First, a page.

Tame Tiger just can’t crack the Riviera Riddle, because Woods falls out of the discussion about the Genesis Invitational in Los Angeles
- Tiger Woods is out of step during the Genesis Invitational in Los Angeles
- Justin Rose and Adam Scott impressed the Riviera Golf Course on day two
- The Australian Scott hit four birdies in the last six holes and sat on six under par
Mark it as another day in Riviera, when the mysteries of this majestic course turned out to be even more than even the great Tiger Woods.
Halfway through the Genesis Invitational the dream of a record 83rd PGA Tour victory entered the realm of the unlikely, the balance has tipped considerably to a 13th appearance here without a victory instead of a celebrated first triumph.
Woods said in the run-up that over the years he had had too many bad pit days to win – and here was another because he cost three costly short ones who came home to come out of the fight with a double par 73.
Tiger Woods got into a two-over par 73 during the Genesis Invitational quarrel
Add a few bewildering poor short iron beats and, at par level for two rounds, he needs a score today in the mid-sixties just to have a chance in the final round.
Instead, it was the underlying group that seized the opportunity to get into position. Their number included Justin Rose, who shot his second straight 69 to stand on four-under par.
Last year this time, Rose was number 1 in the world – he is now 10th – and this was more like the Englishman, who struggled with his ball attack last year.
Meanwhile, Justin Rose shot a second consecutive 69 to stand on four-under par
Also part of the group was Jon Rahm, who needs a win here to move Rory McIlroy – an afternoon starter yesterday – as world No. 1 and meant his intention with a 68 to sit next to Rose at four under.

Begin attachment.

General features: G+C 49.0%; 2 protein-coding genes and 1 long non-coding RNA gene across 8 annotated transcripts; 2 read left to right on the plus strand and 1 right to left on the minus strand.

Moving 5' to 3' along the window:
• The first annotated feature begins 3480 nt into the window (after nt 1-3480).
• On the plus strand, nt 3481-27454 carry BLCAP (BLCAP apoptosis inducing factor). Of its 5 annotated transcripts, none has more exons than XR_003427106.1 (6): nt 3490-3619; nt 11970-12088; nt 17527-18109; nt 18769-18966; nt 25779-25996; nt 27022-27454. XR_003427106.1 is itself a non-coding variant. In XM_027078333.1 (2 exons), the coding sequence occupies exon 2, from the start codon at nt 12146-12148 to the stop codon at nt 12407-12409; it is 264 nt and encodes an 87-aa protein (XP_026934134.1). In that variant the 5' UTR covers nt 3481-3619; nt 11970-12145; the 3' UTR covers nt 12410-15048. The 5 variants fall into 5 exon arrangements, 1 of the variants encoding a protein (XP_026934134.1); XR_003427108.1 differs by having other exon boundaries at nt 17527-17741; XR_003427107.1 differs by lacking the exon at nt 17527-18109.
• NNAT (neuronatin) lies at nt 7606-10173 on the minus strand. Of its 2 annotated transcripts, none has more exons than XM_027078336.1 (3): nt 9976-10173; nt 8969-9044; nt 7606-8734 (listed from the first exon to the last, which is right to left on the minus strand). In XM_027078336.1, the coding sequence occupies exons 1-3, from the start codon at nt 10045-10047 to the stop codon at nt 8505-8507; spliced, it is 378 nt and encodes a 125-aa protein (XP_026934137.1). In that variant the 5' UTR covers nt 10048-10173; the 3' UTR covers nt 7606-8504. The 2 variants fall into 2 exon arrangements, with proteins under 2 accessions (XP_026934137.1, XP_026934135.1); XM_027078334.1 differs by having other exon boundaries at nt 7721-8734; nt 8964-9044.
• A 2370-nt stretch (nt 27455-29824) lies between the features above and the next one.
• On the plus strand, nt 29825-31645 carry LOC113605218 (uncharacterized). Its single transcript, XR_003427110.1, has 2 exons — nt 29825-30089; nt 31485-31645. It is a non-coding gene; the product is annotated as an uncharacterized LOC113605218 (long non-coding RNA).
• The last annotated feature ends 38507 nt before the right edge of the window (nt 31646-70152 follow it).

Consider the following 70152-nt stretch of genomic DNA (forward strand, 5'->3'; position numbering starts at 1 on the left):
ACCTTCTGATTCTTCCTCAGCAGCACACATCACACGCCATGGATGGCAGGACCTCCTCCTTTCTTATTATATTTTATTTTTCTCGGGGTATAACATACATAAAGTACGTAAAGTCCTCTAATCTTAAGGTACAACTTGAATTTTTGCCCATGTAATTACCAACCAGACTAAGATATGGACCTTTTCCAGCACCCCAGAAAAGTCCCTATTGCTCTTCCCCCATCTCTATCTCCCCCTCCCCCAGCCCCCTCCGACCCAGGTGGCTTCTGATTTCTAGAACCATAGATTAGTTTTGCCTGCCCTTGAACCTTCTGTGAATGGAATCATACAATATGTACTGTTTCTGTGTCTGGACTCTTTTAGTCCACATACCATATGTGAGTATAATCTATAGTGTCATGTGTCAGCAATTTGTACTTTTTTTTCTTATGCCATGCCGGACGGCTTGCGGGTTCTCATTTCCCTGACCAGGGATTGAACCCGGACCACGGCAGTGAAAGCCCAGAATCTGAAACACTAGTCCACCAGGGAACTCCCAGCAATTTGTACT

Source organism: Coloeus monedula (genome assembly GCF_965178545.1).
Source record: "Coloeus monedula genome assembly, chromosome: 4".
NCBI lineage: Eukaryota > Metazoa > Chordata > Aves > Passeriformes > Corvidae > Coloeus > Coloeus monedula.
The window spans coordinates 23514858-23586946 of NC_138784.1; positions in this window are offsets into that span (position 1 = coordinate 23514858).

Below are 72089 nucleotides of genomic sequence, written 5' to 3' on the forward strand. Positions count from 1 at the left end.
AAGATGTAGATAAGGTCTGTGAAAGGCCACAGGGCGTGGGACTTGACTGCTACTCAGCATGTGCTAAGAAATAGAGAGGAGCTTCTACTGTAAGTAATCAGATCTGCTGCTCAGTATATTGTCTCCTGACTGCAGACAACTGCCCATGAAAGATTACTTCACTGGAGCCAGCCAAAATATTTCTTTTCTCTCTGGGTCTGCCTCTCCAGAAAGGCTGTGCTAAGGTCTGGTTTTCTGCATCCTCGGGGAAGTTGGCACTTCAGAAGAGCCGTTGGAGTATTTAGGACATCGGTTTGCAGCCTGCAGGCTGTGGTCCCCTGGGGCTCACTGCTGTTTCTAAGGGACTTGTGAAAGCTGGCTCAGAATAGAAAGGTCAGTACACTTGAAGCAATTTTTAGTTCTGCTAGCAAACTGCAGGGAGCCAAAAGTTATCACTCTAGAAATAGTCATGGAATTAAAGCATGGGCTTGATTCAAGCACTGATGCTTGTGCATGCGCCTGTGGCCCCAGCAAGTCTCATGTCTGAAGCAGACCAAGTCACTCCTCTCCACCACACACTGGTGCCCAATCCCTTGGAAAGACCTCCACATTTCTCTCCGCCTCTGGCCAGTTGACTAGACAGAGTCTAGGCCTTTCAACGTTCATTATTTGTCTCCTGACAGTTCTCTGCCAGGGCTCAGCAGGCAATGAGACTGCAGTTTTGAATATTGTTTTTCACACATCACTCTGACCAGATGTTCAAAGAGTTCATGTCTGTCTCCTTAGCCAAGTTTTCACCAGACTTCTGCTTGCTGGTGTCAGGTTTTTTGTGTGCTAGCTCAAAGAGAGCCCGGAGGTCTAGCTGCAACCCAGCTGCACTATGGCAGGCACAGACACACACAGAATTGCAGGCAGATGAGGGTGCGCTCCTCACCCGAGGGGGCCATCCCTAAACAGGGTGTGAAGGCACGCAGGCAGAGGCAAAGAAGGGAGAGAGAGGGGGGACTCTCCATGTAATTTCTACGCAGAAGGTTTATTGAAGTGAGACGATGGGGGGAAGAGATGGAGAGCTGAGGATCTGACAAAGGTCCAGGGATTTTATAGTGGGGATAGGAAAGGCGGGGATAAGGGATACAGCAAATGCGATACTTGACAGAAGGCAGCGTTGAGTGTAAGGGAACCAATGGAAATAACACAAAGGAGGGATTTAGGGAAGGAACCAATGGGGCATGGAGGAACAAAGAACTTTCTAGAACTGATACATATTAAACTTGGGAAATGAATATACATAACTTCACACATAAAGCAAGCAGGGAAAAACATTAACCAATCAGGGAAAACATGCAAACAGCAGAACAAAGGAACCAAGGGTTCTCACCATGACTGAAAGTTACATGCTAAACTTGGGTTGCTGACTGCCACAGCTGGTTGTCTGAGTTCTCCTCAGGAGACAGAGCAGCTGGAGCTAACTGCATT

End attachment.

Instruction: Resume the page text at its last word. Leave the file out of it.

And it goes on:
Then there was defending champion JB Holmes, who shot a 69 to join the European duo. Under the morning wave, no one passed the seven under total of the first-round pacemaker Matt Kuchar, who was out late. Kang Sung-hoon briefly joined him on top of the leaderboard, but a bogey on par par 16th saw the Korean course one by one.
With him in the clubhouse at six under was Australian Adam Scott, who birdied four of the last six holes for a stunning 64.
Adam Scott hit four birdies in the last six holes to register an impressive 64
The sun was not nearly up when Woods arrived on the track before 6 am for his starting time at 7.16 am. Temporary floodlights illuminated the training that turned green at the clubhouse while the tournament army was warming up.
By the time he reached the 10th tee – his starting hole – about 300 hardy souls had braved the hardships of the busy 405 highway to encourage him. Just like on the first day, Woods started quickly with a birdie on the 10th.
For example, a number of pleasant shots started that one day hinted at a horror hit from the 15th from scratch.
Despite a promising start, Woods struggled to fall off the pace in the last three holes
The challenge of this hole is usually in the tee-shot, but Woods faded a driver along the fairway bunker to leave himself only 140 meters to the hole – a green light, you would think, for a birdie occasion.
What followed panted from his audience. The ball barely flew 120 meters and stopped in the face of a bunker on the green side. From there he played over the green and eventually missed a 6 ft putt for a bogey. Just so much good work undone.
Woods had at least two par fives to rectify the damage and he birdied both the hard way with two good up and down. Again, the progress turned out to be an illusion, however, as he missed three short putts in four holes.